Specifies the reading order of documents. The reading order preferences also appear in the Accessibility Setup Assistant.
Left-To-Right, Top-To-Bottom Reading Order
Delivers the text according to its placement on the page, reading from left to right and then top to bottom. This method is faster than Infer Reading Order From Document. This method analyzes text only; form fields are ignored and tables aren’t recognized as such.
Override The Reading Order In Tagged Documents
Uses the reading order specified in the Reading preferences instead what the tag structure of the document specifies. Use this preference only when you encounter problems in poorly tagged PDFs. This preference corresponds to the Override The Reading Order In Tagged Documents option in the Accessibility Setup Assistant.
Page Vs Document
This preference determines how much of a document is delivered to a screen reader at a time. If a PDF isn’t tagged, Acrobat may analyze the document and attempt to infer its structure and reading order. This process can take a long time for a long document. Consider setting Acrobat to deliver only the currently visible page so that it analyzes only a small piece of the document at a time. This consideration varies depending on the size and complexity of the document and on the features of the screen reader. When Acrobat delivers information to a screen reader, screen magnifier, or other assistive software, it loads information into a memory buffer that is directly available to the assistive software. The amount of information that is delivered to the memory buffer can affect how long Acrobat takes to perform tasks, such as opening the document, advancing to the next page, changing views, and carrying out commands.
Only Read The Currently Visible Pages
This option is usually best when you use a screen magnifier. It improves performance by eliminating the need for the software to process parts of the document that aren’t visible. When Acrobat sends only the currently visible pages of a PDF to the memory buffer, the assistive technology has access to those pages only. It cannot go to another page until the next page is visible and Acrobat has sent the page information to the memory buffer. Therefore, if this option is selected, you must use the navigation features of Acrobat, not the features of the assistive technology, to navigate from page to page in the document. Also set theDefault Page Layout option in preferences to Single Page if you choose to have Acrobat send only the currently visible pages to the assistive technology. Because Acrobat sends page information about all visible pages, the assistive technology receives information about pages that may be only partially visible (such as the bottom of one page or the top of the next), as well as those pages that are completely visible. If you use a page display setting other than Single Page, such as Continuous, and then you display the next page, the technology may not correctly track which portion of a previous page it has already read aloud. For instructions on setting the default page layout to Single Page, see Preferences for viewing PDFs.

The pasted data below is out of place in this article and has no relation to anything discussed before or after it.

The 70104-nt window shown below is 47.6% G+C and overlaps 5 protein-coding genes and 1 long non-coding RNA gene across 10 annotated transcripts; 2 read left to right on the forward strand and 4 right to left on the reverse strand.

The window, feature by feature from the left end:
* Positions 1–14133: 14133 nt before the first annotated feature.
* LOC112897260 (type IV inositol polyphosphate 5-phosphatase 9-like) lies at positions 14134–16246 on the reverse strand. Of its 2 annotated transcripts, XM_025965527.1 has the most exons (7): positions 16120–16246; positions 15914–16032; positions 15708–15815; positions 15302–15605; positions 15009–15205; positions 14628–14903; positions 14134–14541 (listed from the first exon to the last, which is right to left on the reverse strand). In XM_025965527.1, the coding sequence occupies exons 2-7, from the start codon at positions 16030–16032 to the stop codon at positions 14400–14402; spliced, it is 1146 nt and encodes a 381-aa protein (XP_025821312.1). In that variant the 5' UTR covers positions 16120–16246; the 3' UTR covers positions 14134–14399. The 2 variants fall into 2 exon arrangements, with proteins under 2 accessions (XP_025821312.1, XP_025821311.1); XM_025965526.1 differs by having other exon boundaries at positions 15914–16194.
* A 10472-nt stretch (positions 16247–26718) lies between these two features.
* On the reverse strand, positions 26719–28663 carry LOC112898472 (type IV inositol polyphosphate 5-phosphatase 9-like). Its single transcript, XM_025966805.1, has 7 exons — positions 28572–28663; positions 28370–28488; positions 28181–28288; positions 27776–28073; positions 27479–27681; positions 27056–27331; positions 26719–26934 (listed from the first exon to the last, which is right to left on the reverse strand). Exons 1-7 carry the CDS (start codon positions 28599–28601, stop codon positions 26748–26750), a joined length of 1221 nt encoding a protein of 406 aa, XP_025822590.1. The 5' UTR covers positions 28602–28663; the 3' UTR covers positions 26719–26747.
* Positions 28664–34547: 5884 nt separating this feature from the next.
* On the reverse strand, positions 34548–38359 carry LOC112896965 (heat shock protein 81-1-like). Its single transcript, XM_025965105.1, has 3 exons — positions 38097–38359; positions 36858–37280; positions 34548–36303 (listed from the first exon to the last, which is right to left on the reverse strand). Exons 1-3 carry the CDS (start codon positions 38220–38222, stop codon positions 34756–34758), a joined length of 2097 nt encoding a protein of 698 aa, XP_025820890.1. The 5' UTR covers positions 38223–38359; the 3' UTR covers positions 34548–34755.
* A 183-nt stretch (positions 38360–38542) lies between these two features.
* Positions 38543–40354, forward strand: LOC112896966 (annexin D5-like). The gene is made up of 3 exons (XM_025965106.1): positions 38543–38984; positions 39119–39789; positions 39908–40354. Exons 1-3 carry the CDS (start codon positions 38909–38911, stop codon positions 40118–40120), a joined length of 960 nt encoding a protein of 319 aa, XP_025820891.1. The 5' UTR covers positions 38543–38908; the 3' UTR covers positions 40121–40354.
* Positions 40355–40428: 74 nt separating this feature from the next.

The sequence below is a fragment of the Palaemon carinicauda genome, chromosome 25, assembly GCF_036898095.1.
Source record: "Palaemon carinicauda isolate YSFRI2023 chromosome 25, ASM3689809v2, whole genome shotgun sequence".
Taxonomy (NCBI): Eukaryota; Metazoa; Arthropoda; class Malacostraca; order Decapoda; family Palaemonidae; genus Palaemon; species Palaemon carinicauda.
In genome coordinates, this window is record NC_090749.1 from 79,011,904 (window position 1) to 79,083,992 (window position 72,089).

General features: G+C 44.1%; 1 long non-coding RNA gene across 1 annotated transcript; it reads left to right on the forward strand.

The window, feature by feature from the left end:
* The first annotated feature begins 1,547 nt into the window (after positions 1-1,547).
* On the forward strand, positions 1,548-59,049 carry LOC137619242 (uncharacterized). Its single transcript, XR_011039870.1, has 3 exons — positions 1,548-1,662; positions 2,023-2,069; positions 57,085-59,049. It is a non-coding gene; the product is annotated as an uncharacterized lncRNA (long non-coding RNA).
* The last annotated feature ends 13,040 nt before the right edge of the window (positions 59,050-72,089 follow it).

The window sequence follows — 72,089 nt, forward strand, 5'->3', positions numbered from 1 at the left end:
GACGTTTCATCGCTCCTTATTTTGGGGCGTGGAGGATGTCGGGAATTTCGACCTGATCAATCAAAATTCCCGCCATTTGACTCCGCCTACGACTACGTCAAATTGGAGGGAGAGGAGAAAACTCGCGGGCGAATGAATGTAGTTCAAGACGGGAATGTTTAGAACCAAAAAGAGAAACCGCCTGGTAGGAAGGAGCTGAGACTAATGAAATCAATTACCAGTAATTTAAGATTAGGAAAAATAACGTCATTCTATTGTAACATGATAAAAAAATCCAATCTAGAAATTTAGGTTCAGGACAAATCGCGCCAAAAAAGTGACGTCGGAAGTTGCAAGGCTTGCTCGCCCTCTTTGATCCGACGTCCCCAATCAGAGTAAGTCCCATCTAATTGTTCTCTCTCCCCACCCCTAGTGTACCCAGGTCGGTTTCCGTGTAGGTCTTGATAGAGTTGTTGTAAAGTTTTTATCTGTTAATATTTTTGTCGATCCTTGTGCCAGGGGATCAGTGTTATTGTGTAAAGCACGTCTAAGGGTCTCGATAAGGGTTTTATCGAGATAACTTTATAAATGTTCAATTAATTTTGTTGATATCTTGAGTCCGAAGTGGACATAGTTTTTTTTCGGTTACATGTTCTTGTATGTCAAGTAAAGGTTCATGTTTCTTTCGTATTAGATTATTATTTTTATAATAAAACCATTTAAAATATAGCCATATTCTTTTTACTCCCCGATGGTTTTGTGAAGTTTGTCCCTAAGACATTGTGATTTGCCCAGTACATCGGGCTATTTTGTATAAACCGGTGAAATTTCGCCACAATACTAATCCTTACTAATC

This option corresponds to the Only Read The Currently Visible Pages option in the Accessibility Setup Assistant.
For Large Documents, Only Read The Currently Visible Pages
This option is selected by default and is usually best if you use a screen reader with long or complex PDFs. It allows Acrobat to deliver an entire small document but revert to page-by-page delivery for large documents. This preference corresponds to the For Large Documents, Only Read The Currently Visible Pages option in the Accessibility Setup Assistant.